Entwining Woody Hibiscus Stems


Does anyone know how to entwine woody hibiscus stems? I started the plants, but don't know when or how to do this.

Hardiness Zone: 4a

Bernette from WI



Are you referring to training (braiding) the stems of two or more hibiscus plants together in hope of creating a banyan-like effect? These twisted tree forms (also called "standard" forms) are often seen in home and garden centers. They consist of one tall braided woody stem with a dense cluster of leaves and flowers on the top. Sometimes this is done using a single plant and other times it's actually made up of two or more different plants with stems that are fused together.


I have never done this myself, but I have read about it and can offer you some basic advice. You will have to sacrifice some time and patience to make this happen, but it will be worth it in the end. This technique works best with the stems of very young plants while the wood is still "green".

To create a traditional standard form, producers usually start with a young hibiscus plant and continually prune all of its lateral (side) branches and leaves as it grows. Over time, this promotes a dense growth of foliage at the top of one long bare trunk.

Braiding is just a modification of the traditional standard form. Multiple stems of the same or different plants are carefully braided together and secured in place while they grow (nylon stockings work well for this). Until these stems reach a desired height, the side stems must be continually pinched off. The terminal buds are allowed to remain in order to facilitate vertical growth.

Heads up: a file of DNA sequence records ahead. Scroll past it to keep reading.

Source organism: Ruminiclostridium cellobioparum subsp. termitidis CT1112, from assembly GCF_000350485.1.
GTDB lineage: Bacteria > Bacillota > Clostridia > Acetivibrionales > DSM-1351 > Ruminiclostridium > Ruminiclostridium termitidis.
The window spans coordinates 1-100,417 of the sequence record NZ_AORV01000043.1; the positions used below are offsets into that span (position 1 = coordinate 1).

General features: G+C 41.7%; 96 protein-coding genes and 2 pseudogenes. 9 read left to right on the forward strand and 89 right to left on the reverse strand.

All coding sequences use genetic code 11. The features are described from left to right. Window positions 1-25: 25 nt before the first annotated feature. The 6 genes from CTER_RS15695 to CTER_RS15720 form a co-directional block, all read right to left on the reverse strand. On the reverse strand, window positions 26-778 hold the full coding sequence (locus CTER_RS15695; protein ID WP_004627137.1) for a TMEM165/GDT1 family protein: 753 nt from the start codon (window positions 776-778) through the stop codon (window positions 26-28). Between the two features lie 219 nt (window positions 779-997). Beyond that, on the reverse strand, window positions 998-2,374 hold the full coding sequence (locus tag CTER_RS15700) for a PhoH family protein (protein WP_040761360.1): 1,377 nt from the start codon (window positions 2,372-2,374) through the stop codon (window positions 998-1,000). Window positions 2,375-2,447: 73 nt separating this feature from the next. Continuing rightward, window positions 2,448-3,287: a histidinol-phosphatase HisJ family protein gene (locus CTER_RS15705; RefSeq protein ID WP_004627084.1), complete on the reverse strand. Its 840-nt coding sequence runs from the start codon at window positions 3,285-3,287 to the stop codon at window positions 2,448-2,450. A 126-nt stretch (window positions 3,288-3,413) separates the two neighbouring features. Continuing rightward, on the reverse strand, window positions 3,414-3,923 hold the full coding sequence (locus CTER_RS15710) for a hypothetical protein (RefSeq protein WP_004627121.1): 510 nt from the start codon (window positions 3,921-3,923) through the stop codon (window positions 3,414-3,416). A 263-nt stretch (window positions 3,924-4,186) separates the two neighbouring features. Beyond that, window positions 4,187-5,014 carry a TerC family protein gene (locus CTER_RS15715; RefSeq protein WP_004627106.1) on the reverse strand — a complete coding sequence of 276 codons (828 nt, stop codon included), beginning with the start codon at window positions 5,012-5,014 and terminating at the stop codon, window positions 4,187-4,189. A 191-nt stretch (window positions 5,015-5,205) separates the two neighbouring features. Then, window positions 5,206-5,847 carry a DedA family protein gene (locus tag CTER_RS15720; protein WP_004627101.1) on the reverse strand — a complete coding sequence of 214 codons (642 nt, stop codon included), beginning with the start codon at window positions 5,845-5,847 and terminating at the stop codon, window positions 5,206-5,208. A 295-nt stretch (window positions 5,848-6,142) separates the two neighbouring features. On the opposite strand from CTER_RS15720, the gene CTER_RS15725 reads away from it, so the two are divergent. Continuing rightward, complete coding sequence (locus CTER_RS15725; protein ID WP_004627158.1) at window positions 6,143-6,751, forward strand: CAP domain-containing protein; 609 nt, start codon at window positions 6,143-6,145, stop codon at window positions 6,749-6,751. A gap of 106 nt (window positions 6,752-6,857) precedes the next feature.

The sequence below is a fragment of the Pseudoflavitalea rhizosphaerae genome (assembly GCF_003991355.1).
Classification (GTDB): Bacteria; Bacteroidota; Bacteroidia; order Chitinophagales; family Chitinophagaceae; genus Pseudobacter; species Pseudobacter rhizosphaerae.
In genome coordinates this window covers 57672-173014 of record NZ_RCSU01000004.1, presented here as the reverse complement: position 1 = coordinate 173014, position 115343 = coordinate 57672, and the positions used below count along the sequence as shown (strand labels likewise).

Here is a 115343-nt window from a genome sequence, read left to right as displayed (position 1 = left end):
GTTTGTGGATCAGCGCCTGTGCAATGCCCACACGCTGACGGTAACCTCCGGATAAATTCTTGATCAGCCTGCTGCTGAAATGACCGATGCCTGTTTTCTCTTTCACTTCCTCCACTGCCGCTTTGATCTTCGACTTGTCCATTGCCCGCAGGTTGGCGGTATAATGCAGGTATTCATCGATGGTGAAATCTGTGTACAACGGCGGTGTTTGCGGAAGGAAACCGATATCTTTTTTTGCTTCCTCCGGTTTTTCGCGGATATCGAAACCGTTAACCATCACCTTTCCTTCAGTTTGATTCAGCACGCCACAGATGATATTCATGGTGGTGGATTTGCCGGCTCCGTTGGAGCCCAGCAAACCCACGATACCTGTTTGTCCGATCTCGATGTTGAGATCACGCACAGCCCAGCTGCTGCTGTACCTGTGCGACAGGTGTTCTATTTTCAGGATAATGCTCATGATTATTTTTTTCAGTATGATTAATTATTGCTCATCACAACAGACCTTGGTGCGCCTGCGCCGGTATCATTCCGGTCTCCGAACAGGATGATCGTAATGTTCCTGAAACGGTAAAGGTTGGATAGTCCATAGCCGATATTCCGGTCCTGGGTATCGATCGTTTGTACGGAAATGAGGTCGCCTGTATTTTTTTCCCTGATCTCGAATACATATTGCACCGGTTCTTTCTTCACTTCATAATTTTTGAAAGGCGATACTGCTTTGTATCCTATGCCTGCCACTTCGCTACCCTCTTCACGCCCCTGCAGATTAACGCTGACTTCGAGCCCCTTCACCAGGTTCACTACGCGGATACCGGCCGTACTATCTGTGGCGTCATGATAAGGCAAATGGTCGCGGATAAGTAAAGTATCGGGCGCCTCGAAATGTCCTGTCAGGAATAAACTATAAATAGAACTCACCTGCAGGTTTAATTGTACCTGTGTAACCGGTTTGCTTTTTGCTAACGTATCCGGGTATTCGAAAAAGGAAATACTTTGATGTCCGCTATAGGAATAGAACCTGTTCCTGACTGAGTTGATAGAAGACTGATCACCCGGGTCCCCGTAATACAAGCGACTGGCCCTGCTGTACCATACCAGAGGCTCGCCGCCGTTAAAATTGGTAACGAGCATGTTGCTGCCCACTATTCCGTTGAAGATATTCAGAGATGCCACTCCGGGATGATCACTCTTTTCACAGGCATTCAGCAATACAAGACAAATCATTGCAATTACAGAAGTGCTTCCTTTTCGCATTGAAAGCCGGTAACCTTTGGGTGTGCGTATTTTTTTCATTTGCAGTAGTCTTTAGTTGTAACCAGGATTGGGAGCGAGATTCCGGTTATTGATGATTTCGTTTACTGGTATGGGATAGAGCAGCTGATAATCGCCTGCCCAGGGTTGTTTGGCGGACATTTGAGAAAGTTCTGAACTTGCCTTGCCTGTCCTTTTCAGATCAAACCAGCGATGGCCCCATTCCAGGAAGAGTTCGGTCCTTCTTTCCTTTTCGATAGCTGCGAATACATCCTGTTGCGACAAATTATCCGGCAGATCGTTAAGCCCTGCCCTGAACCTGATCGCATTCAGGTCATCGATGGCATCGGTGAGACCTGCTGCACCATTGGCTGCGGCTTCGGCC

Eventually the stems will fuse together and form a twisted, banyan-like appearance. The stems of young hibiscus should be sturdy enough to stand on their own throughout training. If not, you will want to provide them with some dowels for support.

Use two different hibiscus plants planted side by side for a colorful bouquet. If you want to create multiple stems using the same plant, you will first have to get several offspring from a stock plant either through air layering (see link below), or by rooting some green woody cuttings in water.

A link on air layering:

Good luck.


About The Author: Ellen Brown is an environmental writer and photographer and the owner of Sustainable Media, an environmental media company that specializes in helping businesses and organizations promote eco-friendly products and services. Contact her on the web at



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